The leader of a gang behind a £9million gold-smuggling plot will have to repay £4.3m of his criminal profits within four months – or serve an extra ten years in prison.
Chaudry Ali, from Hillingdon, was jailed for nine years in 2012 for spearheading the international fraud.
The 52-year-old – nicknamed the 24-carat criminal – recruited two couriers to fly to Dubai, via Frankfurt, to collect large amounts of gold jewellery.
He arranged for them to leave the UK in the afternoon, arriving in Dubai early the next morning. They would then collect the gold and leave the same evening, returning to Frankfurt to meet Ali in an airport lounge.
There they would swap bags – Ali leaving with the gold and the courier leaving with nothing but clothes.
Both Ali and his courier would then take separate flights back to the UK, passing through the European Union (EU) entry channel at UK arrivals.
In case of being stopped by officers, Ali carried forged paperwork purportedly showing him to be a legitimate VAT-registered gold trader who had travelled to Europe with the gold in his bag.
Having not left the EU, no duty would be payable on the gold.
However, the racket was rumbled by HM Revenue and Customs (HMRC) officers, who also uncovered more than 200 other suspected cases of gold being smuggled into the UK using this set up.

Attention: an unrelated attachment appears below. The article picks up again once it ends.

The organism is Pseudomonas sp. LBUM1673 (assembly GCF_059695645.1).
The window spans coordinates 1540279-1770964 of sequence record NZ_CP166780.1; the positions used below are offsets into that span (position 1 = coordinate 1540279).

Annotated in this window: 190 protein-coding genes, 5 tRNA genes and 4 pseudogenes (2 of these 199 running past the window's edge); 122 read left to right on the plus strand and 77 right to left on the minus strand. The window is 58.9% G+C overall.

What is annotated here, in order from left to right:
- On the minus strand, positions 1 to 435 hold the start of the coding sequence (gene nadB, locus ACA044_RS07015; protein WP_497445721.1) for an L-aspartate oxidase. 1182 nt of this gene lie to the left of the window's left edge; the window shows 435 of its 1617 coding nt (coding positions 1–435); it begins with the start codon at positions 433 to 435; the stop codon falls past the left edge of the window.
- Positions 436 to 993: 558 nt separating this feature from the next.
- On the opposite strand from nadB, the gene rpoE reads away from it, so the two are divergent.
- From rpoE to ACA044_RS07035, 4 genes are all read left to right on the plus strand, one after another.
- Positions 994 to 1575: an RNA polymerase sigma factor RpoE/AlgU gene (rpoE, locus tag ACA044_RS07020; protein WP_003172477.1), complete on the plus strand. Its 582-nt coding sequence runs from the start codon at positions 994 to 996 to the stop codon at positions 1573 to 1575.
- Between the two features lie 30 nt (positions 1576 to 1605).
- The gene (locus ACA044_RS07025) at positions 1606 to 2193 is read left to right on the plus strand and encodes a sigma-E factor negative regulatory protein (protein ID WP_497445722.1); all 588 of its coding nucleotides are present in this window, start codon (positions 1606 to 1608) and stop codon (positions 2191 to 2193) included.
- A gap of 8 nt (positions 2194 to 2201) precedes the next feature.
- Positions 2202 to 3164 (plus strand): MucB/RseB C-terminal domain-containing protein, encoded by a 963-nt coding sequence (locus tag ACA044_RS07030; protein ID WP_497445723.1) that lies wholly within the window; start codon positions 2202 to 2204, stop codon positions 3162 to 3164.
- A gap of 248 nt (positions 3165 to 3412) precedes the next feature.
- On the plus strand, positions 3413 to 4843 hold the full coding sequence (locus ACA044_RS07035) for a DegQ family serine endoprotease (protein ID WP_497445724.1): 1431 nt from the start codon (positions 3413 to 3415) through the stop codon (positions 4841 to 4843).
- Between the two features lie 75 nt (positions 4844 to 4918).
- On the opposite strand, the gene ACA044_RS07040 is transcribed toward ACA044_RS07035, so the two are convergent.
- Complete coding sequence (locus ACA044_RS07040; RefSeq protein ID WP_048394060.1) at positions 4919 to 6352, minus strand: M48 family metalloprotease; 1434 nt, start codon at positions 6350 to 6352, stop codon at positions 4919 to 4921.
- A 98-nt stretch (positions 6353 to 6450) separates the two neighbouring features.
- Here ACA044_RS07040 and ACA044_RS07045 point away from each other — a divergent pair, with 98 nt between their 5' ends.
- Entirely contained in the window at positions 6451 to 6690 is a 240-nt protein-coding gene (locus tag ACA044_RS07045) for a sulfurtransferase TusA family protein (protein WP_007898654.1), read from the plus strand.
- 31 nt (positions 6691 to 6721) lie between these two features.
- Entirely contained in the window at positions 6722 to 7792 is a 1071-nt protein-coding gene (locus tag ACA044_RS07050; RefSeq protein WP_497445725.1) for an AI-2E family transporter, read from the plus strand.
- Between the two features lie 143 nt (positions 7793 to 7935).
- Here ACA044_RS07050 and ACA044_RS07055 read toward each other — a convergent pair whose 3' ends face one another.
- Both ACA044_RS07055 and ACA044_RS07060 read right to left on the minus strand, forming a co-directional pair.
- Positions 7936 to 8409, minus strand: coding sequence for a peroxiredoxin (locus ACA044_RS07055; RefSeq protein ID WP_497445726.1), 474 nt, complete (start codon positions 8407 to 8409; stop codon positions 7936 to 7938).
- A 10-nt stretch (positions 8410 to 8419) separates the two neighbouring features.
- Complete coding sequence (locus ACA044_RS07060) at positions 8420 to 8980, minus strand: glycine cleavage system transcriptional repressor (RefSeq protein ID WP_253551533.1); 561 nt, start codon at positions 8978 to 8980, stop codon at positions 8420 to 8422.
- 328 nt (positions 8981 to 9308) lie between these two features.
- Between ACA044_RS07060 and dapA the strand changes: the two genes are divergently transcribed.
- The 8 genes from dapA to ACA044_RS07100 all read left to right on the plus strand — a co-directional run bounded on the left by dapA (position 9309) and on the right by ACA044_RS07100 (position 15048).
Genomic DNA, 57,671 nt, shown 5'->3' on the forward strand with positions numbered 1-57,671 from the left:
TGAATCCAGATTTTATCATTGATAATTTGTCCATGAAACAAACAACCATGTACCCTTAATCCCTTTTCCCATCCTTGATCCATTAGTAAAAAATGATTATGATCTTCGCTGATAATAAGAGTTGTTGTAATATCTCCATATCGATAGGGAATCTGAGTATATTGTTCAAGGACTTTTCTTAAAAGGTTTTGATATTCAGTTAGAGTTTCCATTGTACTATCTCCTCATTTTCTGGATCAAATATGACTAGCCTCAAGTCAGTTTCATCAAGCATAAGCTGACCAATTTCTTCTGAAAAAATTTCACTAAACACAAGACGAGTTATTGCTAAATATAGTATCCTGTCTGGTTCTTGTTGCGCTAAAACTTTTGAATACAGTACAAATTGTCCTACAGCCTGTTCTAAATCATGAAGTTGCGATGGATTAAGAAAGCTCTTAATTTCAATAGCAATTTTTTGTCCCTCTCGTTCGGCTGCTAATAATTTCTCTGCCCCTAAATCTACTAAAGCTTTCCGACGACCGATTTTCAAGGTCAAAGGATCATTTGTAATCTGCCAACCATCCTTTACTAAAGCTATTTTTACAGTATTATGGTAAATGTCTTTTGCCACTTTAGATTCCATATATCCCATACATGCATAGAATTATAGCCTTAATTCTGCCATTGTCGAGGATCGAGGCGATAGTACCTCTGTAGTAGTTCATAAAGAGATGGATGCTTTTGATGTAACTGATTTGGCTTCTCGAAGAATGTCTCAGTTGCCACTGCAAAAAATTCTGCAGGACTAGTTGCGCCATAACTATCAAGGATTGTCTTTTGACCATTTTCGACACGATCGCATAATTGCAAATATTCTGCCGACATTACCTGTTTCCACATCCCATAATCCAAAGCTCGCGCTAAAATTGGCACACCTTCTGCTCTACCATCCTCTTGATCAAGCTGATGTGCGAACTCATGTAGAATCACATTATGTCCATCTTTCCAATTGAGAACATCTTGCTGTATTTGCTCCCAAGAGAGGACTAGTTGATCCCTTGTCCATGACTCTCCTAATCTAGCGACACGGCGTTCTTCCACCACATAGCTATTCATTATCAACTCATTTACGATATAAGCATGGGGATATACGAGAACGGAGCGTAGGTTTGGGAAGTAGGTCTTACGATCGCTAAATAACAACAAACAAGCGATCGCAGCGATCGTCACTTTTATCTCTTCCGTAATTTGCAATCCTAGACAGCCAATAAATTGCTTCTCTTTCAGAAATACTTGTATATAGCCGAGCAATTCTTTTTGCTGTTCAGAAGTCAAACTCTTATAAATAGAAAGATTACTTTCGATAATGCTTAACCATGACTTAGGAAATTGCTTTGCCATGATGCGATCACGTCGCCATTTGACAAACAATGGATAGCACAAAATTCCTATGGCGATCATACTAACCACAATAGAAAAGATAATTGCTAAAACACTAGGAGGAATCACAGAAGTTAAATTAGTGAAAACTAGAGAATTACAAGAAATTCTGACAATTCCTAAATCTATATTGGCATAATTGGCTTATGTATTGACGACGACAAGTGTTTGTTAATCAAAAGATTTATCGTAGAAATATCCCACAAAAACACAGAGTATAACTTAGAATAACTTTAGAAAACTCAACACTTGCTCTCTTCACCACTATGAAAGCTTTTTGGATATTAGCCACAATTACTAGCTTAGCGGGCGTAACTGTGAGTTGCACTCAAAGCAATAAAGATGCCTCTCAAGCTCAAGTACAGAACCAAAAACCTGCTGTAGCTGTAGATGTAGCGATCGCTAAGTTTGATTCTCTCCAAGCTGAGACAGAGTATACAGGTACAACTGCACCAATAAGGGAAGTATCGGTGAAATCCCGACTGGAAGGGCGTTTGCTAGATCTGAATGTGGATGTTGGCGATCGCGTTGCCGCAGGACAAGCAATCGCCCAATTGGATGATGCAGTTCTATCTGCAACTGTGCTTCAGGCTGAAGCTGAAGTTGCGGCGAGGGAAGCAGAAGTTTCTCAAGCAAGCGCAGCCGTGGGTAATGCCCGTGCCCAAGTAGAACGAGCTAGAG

Ali, of Copperfield Avenue, denied all involvement in the scam, but was was found guilty of conspiracy to cheat the public revenue and jailed for nine years.
Now he has been ordered to repay £4,367,726.90 within four months, or remain in prison for a further ten years – still owing the money.
Kevin Newe, assistant of criminal investigation for HMRC, said: “Ali believed he had found the perfect fraud that was beyond detection, but he was wrong.
“Our investigators uncovered the fraud and in addition to his current prison term he will have to spend an extra ten years in jail unless he repays crime profits of over £4.3million within the next four months.
“Our work doesn’t stop with sentencing – we will pursue criminal profits to reclaim them for the taxpayer and the UK economy.”